|Issue 8 - November 1972
|...And In Sunderland
|Under the Fair
Rents Act Sunderland's 37,000 Council tenants will have to pay an average
increase of 70p. Sunderland Council asked the Secretary of State at the
Department of the Environment to direct that rents were already "fair",
but this was turned down and the 30p concession was what they got instead.
This means that a complicated rents rebate scheme has been worked out, based on the rateable value of the particular property concerned. Some tenants are paying as little as 20p more, most are paying less than the 70p, a few are paying more; all the Council have to ensure is that an average increase of 70p is generated in the revenue from the rents per Council house or flat.
In doing this, the controlling Labour Group on the Council have decided against defying the Act, in spite of protest from both inside the Party and from the tenants themselves.
At the Housing Committee meeting on September 11, Coun Charles Slater, the leader of the Labour Group, gave his reasons. He is quoted as saying: "I dont' think the rents should go up at all, but I am not prepared to face personal bankruptcy and disqualification from office". He was rejecting a petition with 10,000 signatures, presented at that meeting by the local Communist Party.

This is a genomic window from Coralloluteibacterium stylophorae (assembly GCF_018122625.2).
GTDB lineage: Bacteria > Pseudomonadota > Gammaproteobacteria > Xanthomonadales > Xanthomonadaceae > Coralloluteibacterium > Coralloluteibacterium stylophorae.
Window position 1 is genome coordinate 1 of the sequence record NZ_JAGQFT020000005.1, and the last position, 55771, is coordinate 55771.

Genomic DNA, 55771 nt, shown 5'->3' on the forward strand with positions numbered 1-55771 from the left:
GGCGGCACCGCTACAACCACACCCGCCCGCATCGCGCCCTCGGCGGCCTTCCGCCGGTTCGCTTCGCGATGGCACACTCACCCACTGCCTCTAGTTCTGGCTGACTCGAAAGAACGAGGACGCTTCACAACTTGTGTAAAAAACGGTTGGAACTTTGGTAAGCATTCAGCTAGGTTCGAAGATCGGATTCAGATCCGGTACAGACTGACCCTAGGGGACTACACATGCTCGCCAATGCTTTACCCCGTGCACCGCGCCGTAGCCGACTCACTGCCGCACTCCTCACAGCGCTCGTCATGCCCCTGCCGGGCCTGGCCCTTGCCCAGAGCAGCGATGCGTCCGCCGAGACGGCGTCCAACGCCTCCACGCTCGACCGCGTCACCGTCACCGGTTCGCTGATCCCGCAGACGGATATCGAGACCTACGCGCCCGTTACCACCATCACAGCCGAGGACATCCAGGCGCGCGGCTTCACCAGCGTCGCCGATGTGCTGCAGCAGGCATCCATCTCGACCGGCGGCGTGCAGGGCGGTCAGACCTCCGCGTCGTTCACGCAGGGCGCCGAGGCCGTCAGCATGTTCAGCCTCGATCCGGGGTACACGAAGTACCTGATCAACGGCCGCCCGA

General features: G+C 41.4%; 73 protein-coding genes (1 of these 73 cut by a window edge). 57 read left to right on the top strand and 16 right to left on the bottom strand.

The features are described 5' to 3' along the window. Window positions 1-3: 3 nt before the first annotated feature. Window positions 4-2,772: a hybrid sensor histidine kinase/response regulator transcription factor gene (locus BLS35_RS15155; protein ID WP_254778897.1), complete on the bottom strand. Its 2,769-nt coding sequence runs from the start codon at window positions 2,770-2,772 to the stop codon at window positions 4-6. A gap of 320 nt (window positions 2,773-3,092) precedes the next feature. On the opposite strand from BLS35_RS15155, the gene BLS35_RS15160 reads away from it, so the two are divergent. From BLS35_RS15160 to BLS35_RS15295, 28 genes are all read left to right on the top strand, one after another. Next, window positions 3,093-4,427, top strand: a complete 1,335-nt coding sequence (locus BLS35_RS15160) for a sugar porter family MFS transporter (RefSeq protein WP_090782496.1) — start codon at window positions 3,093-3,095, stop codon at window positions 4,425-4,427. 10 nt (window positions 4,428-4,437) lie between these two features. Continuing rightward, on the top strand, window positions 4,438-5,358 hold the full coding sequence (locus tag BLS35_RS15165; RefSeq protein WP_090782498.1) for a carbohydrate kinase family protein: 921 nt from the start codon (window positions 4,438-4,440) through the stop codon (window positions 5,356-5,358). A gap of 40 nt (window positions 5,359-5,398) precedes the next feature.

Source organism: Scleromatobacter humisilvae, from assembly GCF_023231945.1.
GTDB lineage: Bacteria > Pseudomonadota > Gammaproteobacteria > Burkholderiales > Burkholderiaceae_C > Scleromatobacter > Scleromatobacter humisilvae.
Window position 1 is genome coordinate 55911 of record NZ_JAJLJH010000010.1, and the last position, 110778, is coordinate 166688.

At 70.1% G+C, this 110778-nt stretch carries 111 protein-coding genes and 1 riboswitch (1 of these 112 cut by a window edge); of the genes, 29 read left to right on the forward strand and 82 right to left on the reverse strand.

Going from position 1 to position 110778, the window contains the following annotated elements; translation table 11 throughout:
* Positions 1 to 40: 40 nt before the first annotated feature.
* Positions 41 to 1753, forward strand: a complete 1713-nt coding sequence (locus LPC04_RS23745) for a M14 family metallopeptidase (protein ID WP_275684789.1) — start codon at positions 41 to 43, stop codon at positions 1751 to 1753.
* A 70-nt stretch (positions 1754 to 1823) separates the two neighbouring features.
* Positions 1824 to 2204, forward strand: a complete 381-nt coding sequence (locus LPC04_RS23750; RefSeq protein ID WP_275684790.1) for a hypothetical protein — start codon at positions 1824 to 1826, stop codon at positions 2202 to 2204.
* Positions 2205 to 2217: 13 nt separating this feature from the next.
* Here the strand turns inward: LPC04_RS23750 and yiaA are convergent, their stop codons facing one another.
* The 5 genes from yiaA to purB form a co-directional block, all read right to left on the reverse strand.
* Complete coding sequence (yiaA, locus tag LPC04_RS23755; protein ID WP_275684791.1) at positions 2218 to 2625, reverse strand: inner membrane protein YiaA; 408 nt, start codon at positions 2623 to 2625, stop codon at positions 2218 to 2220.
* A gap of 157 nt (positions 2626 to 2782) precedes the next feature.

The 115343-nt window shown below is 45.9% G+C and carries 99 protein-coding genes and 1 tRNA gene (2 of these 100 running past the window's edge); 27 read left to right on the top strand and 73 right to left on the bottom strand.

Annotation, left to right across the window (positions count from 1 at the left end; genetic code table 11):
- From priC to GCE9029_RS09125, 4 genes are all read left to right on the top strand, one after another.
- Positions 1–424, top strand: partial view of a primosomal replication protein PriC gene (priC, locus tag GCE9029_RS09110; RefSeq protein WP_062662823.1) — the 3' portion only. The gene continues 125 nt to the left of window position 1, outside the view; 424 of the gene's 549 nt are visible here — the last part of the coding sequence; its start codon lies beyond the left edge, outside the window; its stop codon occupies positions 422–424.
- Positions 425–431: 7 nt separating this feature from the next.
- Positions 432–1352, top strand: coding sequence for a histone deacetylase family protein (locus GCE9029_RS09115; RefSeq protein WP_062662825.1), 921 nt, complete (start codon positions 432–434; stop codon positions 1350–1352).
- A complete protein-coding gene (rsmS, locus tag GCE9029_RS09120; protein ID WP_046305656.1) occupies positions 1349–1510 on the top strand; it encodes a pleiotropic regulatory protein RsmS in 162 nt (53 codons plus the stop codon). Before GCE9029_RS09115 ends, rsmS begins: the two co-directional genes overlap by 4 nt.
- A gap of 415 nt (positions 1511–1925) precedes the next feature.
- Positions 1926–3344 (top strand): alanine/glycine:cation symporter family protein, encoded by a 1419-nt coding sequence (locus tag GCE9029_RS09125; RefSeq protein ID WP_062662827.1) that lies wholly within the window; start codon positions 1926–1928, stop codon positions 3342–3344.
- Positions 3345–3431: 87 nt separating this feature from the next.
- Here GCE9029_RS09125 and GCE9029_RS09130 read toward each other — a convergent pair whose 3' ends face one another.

Slater has also said that at least they had gained the 30p reduction and that if the Act was now defied, not only would the councillors be surcharged, but the whole £1 increase would be imposed by the Government.
The Corporation then launched a massive campaign publicising the rents rebate scheme, in an effort to make sure that every Council house tenant who could claim a rebate would get one. There is no record of how successful this has been.
Opposition to the Party's decision to implement the Act in Sunderland has come from several sources, but it has up to now been disregarded.
Notable among the protestors has been the lonely voice of one Labour Councillor, Mrs Florence Otterson. Herself a Council house tenant in the Thorney Close estate, she told the Housing Committee on September 12 and the full Council meeting on September 27 that she had no intention of paying the increase in her rent. She has mobilised opposition on her own estate and has appealed to local Trade Unions for support.
Mrs Otterson points out that people who quality for a rebate may simply get less social security instead. "Where the Government gives with one hand, they will take away with the other."
Sunderland and District Trades Council did send a deputation to the last meeting of the Labour Group. But their plea for a rejection of the Act was turned down and the Labour councillors decided to stand by their decision, reproducing the arguments Slater had made at the earlier Housing Committee meeting. Another councillor, Mrs Ethel Glanville, accused some Labour Group councillors of being "two-faced".
The local Conservatives have now stepped in. They are accusing the Labour Group of using Council notepaper for party political propaganda. They say that this is what the letter sent to all Council house tenants explaining the Housing Committee's objections to the Act and outlining plans for rebates amounts to.